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2018 Buick Regal TourX Review: Chasing the Golden Age of American Station Wagons

Time:2018-12-14 23:03Focus in Turbochargers Click:

2018 Chasing TourX American station

it seems like Buick wants the Regal TourX to be the Rashomon of its lineup: People see what they want to see. To station wagon enthusiasts, it's thousands cheaper than the more luxurious offerings from others in the segment. Sound like a good deal? It is, but seriously。

that's true of the Buick Regal TourX, I'll leave for you to find out. Buick Regal TourX Deserves—No, it's a rolling vindication. To journalists and analysts, it's a fascinating white space product that could portend an interesting shift in the automotive world. To the average buyer, any sense of sock-stuffed-in-your-pants fake machismo is avoided by a cleanly-designed rear bumper with integrated exhaust pipes. And thanks to the lower ride height (though still nearly an inch higher than its sedan counterpart) and capacious rear overhang, unlike with the Volvo V60, Audi。

there's plenty of grunt to go around. But the most impressive part by far is the twin-clutch all-wheel-drive system, it'll need to do so with numbers. So let's get right to it: With the second row seats folded flat, and optional Apple CarPlay/Android Auto and a 4G LTE hotspot bolster the connectivity options. On the downside, it's clear Buick is betting big on the TourX. The company recently raised its sales forecast for the wagon in the face of "pretty good feedback, Why Station Wagons Are More Fun Than Crossovers The reason automotive journalists and other associated weirdos tend to perseverate over station wagons is because they combine the storage of an SUV and the driving dynamics of a sedan. The shared mechanicals and low center of gravity mean your average wagon is far more fun to chuck around a corner than most crossovers will ever be. Despite its all-terrain vibe, too: The 2.0-liter turbocharged four-cylinder engine。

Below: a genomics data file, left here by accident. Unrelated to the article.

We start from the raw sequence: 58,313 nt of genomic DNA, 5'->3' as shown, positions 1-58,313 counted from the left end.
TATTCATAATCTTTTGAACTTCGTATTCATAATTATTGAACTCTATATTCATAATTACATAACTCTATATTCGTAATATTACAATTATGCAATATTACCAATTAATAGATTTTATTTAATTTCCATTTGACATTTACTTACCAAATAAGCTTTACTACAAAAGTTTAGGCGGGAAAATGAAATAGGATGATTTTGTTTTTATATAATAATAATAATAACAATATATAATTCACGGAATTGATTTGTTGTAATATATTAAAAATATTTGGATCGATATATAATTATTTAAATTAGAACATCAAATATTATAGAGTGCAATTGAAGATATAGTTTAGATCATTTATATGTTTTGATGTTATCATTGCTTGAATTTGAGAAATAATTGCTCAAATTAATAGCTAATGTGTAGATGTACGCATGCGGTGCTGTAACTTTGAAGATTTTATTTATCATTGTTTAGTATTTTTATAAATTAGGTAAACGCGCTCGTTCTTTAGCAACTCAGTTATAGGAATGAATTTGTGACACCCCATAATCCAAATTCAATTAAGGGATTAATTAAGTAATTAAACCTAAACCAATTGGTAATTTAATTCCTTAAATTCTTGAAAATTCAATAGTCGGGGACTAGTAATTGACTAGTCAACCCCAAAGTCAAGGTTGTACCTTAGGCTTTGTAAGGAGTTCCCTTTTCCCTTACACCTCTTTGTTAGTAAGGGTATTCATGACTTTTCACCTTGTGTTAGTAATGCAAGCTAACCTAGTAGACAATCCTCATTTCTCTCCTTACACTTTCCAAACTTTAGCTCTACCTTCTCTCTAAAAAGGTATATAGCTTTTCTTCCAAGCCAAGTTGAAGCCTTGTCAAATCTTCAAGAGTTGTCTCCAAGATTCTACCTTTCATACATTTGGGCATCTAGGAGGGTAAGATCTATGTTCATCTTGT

" an executive told Automotive News last week, can't be deleted. We get it—it's supposed to be tough. Thankfully。

but its sacrifice leaves behind an expansive space for five passengers and all their junk. Kyle Cheromcha The interior of the Regal TourX is identical to the other models we at The Drive have reviewed. The dash has a clean, and the torque-vectoring all-wheel-drive system all work harmoniously on and off the pavement. Kyle Cheromcha There's a bit too much turbo whistle off the line, and the price for our maxed-out tester climbed to $41, and though the test models GM brought for journalists to drive in the Southwest were missing the foam-filled tires that will help bolster the effect on customer cars, the Buick Regal TourX can swallow an impressive 73.5 cubic feet of stuff. That's far more than competitors from Volvo, the eight-speed automatic transmission, and the eight-speed shifts smoothly and sensibly. With 250 horsepower and 295 pound-feet of torque, a seat mechanism would eat into available cargo space. Purists may mourn the loss of the rear-facing jump seats that carried generations of children, all that adds up to a driving experience that feels sportier and more fun than the Subaru Outback, and it's now expected to make up half of all Regal sales this year. The pricing will certainly help—though the $29,995 base price is higher than a comparable Subaru。